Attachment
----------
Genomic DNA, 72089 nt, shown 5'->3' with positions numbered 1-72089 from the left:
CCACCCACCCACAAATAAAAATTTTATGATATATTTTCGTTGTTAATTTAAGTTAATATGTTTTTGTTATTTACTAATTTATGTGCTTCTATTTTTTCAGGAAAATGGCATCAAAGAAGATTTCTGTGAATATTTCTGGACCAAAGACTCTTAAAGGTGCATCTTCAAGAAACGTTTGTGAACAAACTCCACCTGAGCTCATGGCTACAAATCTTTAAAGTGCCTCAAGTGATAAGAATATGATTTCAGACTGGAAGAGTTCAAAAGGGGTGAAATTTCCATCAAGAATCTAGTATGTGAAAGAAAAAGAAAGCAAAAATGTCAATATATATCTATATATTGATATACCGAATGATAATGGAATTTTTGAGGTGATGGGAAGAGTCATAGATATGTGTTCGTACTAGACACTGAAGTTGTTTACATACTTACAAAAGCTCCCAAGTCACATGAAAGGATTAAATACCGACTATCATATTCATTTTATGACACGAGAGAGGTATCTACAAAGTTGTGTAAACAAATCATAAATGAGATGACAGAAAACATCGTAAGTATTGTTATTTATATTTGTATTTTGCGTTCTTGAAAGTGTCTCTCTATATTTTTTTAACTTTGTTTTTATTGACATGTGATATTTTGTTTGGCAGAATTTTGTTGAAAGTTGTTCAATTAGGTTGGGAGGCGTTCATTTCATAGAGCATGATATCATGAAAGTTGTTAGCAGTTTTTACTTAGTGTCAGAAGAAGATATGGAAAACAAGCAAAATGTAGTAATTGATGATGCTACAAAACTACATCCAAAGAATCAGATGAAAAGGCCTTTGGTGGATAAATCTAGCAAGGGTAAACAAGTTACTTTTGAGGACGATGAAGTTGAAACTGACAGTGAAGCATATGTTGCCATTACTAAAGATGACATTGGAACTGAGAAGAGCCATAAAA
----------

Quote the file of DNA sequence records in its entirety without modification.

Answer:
Genomic DNA, 72089 nt, shown 5'->3' with positions numbered 1-72089 from the left:
CCACCCACCCACAAATAAAAATTTTATGATATATTTTCGTTGTTAATTTAAGTTAATATGTTTTTGTTATTTACTAATTTATGTGCTTCTATTTTTTCAGGAAAATGGCATCAAAGAAGATTTCTGTGAATATTTCTGGACCAAAGACTCTTAAAGGTGCATCTTCAAGAAACGTTTGTGAACAAACTCCACCTGAGCTCATGGCTACAAATCTTTAAAGTGCCTCAAGTGATAAGAATATGATTTCAGACTGGAAGAGTTCAAAAGGGGTGAAATTTCCATCAAGAATCTAGTATGTGAAAGAAAAAGAAAGCAAAAATGTCAATATATATCTATATATTGATATACCGAATGATAATGGAATTTTTGAGGTGATGGGAAGAGTCATAGATATGTGTTCGTACTAGACACTGAAGTTGTTTACATACTTACAAAAGCTCCCAAGTCACATGAAAGGATTAAATACCGACTATCATATTCATTTTATGACACGAGAGAGGTATCTACAAAGTTGTGTAAACAAATCATAAATGAGATGACAGAAAACATCGTAAGTATTGTTATTTATATTTGTATTTTGCGTTCTTGAAAGTGTCTCTCTATATTTTTTTAACTTTGTTTTTATTGACATGTGATATTTTGTTTGGCAGAATTTTGTTGAAAGTTGTTCAATTAGGTTGGGAGGCGTTCATTTCATAGAGCATGATATCATGAAAGTTGTTAGCAGTTTTTACTTAGTGTCAGAAGAAGATATGGAAAACAAGCAAAATGTAGTAATTGATGATGCTACAAAACTACATCCAAAGAATCAGATGAAAAGGCCTTTGGTGGATAAATCTAGCAAGGGTAAACAAGTTACTTTTGAGGACGATGAAGTTGAAACTGACAGTGAAGCATATGTTGCCATTACTAAAGATGACATTGGAACTGAGAAGAGCCATAAAA